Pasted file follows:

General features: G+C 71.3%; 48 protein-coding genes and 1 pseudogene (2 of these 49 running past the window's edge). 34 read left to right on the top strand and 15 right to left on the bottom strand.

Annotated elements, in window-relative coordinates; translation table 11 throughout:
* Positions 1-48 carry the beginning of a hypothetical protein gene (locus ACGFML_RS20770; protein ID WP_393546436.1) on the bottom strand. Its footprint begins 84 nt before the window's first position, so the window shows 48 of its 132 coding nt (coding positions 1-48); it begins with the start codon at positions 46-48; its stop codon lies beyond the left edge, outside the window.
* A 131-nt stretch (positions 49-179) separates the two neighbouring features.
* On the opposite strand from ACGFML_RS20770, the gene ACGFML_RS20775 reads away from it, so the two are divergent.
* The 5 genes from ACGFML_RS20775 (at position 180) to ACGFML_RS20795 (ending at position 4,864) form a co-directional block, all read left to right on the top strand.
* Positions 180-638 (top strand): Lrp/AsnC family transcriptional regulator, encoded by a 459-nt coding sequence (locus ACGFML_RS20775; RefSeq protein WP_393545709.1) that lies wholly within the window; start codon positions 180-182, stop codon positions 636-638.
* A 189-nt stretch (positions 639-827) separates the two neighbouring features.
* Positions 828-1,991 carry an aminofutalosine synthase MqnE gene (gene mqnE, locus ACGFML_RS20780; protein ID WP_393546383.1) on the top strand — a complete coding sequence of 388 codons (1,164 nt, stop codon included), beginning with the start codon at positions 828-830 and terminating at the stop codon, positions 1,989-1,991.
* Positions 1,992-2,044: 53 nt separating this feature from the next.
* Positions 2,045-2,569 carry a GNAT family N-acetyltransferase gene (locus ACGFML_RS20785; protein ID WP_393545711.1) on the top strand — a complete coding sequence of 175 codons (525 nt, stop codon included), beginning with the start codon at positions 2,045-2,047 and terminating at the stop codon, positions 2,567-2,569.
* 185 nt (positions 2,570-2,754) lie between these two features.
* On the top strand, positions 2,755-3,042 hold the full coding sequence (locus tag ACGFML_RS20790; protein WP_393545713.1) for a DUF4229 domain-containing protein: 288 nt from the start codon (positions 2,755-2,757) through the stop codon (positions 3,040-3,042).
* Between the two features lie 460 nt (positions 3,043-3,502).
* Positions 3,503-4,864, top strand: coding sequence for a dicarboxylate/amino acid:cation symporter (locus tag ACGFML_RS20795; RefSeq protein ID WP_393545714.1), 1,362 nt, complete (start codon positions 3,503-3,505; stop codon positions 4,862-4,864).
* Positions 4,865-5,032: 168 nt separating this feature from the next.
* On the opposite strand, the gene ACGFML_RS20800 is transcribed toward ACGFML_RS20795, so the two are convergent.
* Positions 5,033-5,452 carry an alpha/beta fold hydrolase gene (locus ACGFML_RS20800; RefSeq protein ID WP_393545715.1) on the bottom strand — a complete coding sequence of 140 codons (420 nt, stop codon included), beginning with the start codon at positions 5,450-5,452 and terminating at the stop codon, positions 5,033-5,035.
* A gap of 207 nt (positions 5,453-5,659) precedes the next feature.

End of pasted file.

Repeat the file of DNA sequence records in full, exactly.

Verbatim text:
General features: G+C 71.3%; 48 protein-coding genes and 1 pseudogene (2 of these 49 running past the window's edge). 34 read left to right on the top strand and 15 right to left on the bottom strand.

Annotated elements, in window-relative coordinates; translation table 11 throughout:
* Positions 1-48 carry the beginning of a hypothetical protein gene (locus ACGFML_RS20770; protein ID WP_393546436.1) on the bottom strand. Its footprint begins 84 nt before the window's first position, so the window shows 48 of its 132 coding nt (coding positions 1-48); it begins with the start codon at positions 46-48; its stop codon lies beyond the left edge, outside the window.
* A 131-nt stretch (positions 49-179) separates the two neighbouring features.
* On the opposite strand from ACGFML_RS20770, the gene ACGFML_RS20775 reads away from it, so the two are divergent.
* The 5 genes from ACGFML_RS20775 (at position 180) to ACGFML_RS20795 (ending at position 4,864) form a co-directional block, all read left to right on the top strand.
* Positions 180-638 (top strand): Lrp/AsnC family transcriptional regulator, encoded by a 459-nt coding sequence (locus ACGFML_RS20775; RefSeq protein WP_393545709.1) that lies wholly within the window; start codon positions 180-182, stop codon positions 636-638.
* A 189-nt stretch (positions 639-827) separates the two neighbouring features.
* Positions 828-1,991 carry an aminofutalosine synthase MqnE gene (gene mqnE, locus ACGFML_RS20780; protein ID WP_393546383.1) on the top strand — a complete coding sequence of 388 codons (1,164 nt, stop codon included), beginning with the start codon at positions 828-830 and terminating at the stop codon, positions 1,989-1,991.
* Positions 1,992-2,044: 53 nt separating this feature from the next.
* Positions 2,045-2,569 carry a GNAT family N-acetyltransferase gene (locus ACGFML_RS20785; protein ID WP_393545711.1) on the top strand — a complete coding sequence of 175 codons (525 nt, stop codon included), beginning with the start codon at positions 2,045-2,047 and terminating at the stop codon, positions 2,567-2,569.
* 185 nt (positions 2,570-2,754) lie between these two features.
* On the top strand, positions 2,755-3,042 hold the full coding sequence (locus tag ACGFML_RS20790; protein WP_393545713.1) for a DUF4229 domain-containing protein: 288 nt from the start codon (positions 2,755-2,757) through the stop codon (positions 3,040-3,042).
* Between the two features lie 460 nt (positions 3,043-3,502).
* Positions 3,503-4,864, top strand: coding sequence for a dicarboxylate/amino acid:cation symporter (locus tag ACGFML_RS20795; RefSeq protein ID WP_393545714.1), 1,362 nt, complete (start codon positions 3,503-3,505; stop codon positions 4,862-4,864).
* Positions 4,865-5,032: 168 nt separating this feature from the next.
* On the opposite strand, the gene ACGFML_RS20800 is transcribed toward ACGFML_RS20795, so the two are convergent.
* Positions 5,033-5,452 carry an alpha/beta fold hydrolase gene (locus ACGFML_RS20800; RefSeq protein ID WP_393545715.1) on the bottom strand — a complete coding sequence of 140 codons (420 nt, stop codon included), beginning with the start codon at positions 5,450-5,452 and terminating at the stop codon, positions 5,033-5,035.
* A gap of 207 nt (positions 5,453-5,659) precedes the next feature.